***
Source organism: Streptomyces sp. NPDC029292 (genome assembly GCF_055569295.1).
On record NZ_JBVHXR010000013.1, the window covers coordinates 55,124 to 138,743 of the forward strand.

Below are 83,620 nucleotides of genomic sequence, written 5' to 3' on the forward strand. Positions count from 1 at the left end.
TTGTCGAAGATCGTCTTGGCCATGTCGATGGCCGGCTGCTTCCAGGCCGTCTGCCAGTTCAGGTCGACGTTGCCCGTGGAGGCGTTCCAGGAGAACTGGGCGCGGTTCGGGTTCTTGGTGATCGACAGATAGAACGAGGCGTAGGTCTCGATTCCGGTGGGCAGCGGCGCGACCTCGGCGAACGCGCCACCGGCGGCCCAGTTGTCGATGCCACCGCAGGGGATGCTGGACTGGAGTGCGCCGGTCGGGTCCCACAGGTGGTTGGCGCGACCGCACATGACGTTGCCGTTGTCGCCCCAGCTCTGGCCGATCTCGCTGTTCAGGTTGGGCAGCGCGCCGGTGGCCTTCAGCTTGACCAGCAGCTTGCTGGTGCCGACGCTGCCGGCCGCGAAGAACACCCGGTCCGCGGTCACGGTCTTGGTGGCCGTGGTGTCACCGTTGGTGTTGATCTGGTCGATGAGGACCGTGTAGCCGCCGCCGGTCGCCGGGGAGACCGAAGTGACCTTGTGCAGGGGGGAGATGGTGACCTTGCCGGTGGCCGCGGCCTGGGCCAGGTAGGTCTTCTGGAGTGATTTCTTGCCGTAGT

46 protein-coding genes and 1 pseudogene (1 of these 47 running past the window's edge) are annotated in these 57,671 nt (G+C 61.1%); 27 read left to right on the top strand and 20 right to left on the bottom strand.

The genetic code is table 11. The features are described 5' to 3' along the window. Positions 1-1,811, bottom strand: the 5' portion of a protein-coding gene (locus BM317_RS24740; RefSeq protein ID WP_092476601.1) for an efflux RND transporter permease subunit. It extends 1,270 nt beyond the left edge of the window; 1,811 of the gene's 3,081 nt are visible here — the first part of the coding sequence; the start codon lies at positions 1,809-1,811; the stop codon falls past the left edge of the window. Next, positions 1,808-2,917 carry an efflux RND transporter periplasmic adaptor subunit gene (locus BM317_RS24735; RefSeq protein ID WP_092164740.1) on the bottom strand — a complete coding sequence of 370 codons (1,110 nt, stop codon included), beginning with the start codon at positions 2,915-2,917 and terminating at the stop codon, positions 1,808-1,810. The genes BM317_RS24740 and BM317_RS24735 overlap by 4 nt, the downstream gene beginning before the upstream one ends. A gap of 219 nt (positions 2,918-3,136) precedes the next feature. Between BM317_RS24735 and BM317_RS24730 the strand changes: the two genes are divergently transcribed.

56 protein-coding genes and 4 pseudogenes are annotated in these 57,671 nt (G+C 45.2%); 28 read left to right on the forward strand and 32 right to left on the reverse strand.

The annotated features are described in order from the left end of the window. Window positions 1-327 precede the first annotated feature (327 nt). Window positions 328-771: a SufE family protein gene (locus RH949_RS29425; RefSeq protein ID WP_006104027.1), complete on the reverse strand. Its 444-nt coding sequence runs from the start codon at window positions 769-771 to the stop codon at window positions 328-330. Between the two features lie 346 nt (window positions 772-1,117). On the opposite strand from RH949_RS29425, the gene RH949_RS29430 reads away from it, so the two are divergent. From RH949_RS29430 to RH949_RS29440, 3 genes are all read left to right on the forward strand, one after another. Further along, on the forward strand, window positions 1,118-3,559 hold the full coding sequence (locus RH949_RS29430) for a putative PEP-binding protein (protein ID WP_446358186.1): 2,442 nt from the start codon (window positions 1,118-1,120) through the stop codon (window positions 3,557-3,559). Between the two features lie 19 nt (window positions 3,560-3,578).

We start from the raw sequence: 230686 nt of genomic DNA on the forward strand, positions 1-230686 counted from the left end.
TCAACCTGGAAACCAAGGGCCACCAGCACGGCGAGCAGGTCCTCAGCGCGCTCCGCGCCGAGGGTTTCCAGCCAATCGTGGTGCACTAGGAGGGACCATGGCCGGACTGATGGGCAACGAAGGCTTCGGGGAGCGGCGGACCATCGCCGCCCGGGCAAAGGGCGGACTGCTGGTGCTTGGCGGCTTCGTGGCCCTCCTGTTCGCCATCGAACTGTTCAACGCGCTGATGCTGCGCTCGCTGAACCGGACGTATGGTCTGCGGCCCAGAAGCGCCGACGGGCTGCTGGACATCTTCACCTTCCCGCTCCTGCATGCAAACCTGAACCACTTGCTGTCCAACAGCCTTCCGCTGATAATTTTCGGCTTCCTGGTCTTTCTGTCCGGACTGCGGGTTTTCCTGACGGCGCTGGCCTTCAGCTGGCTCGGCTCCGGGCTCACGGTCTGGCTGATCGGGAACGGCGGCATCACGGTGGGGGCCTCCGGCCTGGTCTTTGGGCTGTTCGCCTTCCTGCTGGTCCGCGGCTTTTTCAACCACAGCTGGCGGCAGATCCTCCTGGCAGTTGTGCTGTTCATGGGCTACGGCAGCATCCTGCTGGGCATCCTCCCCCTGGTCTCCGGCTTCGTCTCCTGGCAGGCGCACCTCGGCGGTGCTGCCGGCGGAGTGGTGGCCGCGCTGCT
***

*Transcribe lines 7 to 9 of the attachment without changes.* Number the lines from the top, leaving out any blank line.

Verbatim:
56 protein-coding genes and 4 pseudogenes are annotated in these 57,671 nt (G+C 45.2%); 28 read left to right on the forward strand and 32 right to left on the reverse strand.

The annotated features are described in order from the left end of the window. Window positions 1-327 precede the first annotated feature (327 nt). Window positions 328-771: a SufE family protein gene (locus RH949_RS29425; RefSeq protein ID WP_006104027.1), complete on the reverse strand. Its 444-nt coding sequence runs from the start codon at window positions 769-771 to the stop codon at window positions 328-330. Between the two features lie 346 nt (window positions 772-1,117). On the opposite strand from RH949_RS29425, the gene RH949_RS29430 reads away from it, so the two are divergent. From RH949_RS29430 to RH949_RS29440, 3 genes are all read left to right on the forward strand, one after another. Further along, on the forward strand, window positions 1,118-3,559 hold the full coding sequence (locus RH949_RS29430) for a putative PEP-binding protein (protein ID WP_446358186.1): 2,442 nt from the start codon (window positions 1,118-1,120) through the stop codon (window positions 3,557-3,559). Between the two features lie 19 nt (window positions 3,560-3,578).

We start from the raw sequence: 230686 nt of genomic DNA on the forward strand, positions 1-230686 counted from the left end.